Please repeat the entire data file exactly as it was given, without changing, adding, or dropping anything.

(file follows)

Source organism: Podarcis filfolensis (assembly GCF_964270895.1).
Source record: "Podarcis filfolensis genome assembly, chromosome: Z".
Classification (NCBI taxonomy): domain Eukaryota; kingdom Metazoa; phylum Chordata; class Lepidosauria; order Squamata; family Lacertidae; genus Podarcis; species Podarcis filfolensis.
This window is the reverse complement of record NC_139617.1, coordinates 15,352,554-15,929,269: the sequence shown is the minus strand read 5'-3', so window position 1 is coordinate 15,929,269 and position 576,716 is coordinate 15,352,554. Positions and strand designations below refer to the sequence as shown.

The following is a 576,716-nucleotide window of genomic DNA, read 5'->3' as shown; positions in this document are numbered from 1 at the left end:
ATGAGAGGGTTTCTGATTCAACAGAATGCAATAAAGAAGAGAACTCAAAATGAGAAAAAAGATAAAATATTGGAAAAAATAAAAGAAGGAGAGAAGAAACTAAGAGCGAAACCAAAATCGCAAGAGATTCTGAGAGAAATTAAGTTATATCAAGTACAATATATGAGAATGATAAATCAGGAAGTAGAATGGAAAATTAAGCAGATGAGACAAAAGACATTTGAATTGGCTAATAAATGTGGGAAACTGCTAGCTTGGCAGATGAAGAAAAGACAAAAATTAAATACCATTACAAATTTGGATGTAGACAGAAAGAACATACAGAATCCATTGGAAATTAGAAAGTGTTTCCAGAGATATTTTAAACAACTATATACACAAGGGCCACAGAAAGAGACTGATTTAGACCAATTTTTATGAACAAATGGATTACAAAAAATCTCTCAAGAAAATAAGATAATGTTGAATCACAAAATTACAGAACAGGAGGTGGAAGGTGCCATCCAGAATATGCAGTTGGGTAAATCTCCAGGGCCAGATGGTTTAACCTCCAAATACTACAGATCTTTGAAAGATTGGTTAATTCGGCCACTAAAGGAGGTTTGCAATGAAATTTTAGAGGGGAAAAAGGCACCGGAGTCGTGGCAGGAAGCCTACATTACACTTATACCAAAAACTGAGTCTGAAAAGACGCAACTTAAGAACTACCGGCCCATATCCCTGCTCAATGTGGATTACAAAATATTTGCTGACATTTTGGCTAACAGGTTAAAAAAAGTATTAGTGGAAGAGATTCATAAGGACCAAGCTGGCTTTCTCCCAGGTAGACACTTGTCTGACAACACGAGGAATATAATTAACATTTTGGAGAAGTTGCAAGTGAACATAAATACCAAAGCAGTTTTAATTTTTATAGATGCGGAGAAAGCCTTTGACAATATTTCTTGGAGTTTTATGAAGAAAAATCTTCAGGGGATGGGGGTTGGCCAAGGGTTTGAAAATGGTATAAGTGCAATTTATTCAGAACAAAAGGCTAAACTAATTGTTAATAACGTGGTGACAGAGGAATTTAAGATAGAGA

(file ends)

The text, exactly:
Source organism: Podarcis filfolensis (assembly GCF_964270895.1).
Source record: "Podarcis filfolensis genome assembly, chromosome: Z".
Classification (NCBI taxonomy): domain Eukaryota; kingdom Metazoa; phylum Chordata; class Lepidosauria; order Squamata; family Lacertidae; genus Podarcis; species Podarcis filfolensis.
This window is the reverse complement of record NC_139617.1, coordinates 15,352,554-15,929,269: the sequence shown is the minus strand read 5'-3', so window position 1 is coordinate 15,929,269 and position 576,716 is coordinate 15,352,554. Positions and strand designations below refer to the sequence as shown.

The following is a 576,716-nucleotide window of genomic DNA, read 5'->3' as shown; positions in this document are numbered from 1 at the left end:
ATGAGAGGGTTTCTGATTCAACAGAATGCAATAAAGAAGAGAACTCAAAATGAGAAAAAAGATAAAATATTGGAAAAAATAAAAGAAGGAGAGAAGAAACTAAGAGCGAAACCAAAATCGCAAGAGATTCTGAGAGAAATTAAGTTATATCAAGTACAATATATGAGAATGATAAATCAGGAAGTAGAATGGAAAATTAAGCAGATGAGACAAAAGACATTTGAATTGGCTAATAAATGTGGGAAACTGCTAGCTTGGCAGATGAAGAAAAGACAAAAATTAAATACCATTACAAATTTGGATGTAGACAGAAAGAACATACAGAATCCATTGGAAATTAGAAAGTGTTTCCAGAGATATTTTAAACAACTATATACACAAGGGCCACAGAAAGAGACTGATTTAGACCAATTTTTATGAACAAATGGATTACAAAAAATCTCTCAAGAAAATAAGATAATGTTGAATCACAAAATTACAGAACAGGAGGTGGAAGGTGCCATCCAGAATATGCAGTTGGGTAAATCTCCAGGGCCAGATGGTTTAACCTCCAAATACTACAGATCTTTGAAAGATTGGTTAATTCGGCCACTAAAGGAGGTTTGCAATGAAATTTTAGAGGGGAAAAAGGCACCGGAGTCGTGGCAGGAAGCCTACATTACACTTATACCAAAAACTGAGTCTGAAAAGACGCAACTTAAGAACTACCGGCCCATATCCCTGCTCAATGTGGATTACAAAATATTTGCTGACATTTTGGCTAACAGGTTAAAAAAAGTATTAGTGGAAGAGATTCATAAGGACCAAGCTGGCTTTCTCCCAGGTAGACACTTGTCTGACAACACGAGGAATATAATTAACATTTTGGAGAAGTTGCAAGTGAACATAAATACCAAAGCAGTTTTAATTTTTATAGATGCGGAGAAAGCCTTTGACAATATTTCTTGGAGTTTTATGAAGAAAAATCTTCAGGGGATGGGGGTTGGCCAAGGGTTTGAAAATGGTATAAGTGCAATTTATTCAGAACAAAAGGCTAAACTAATTGTTAATAACGTGGTGACAGAGGAATTTAAGATAGAGA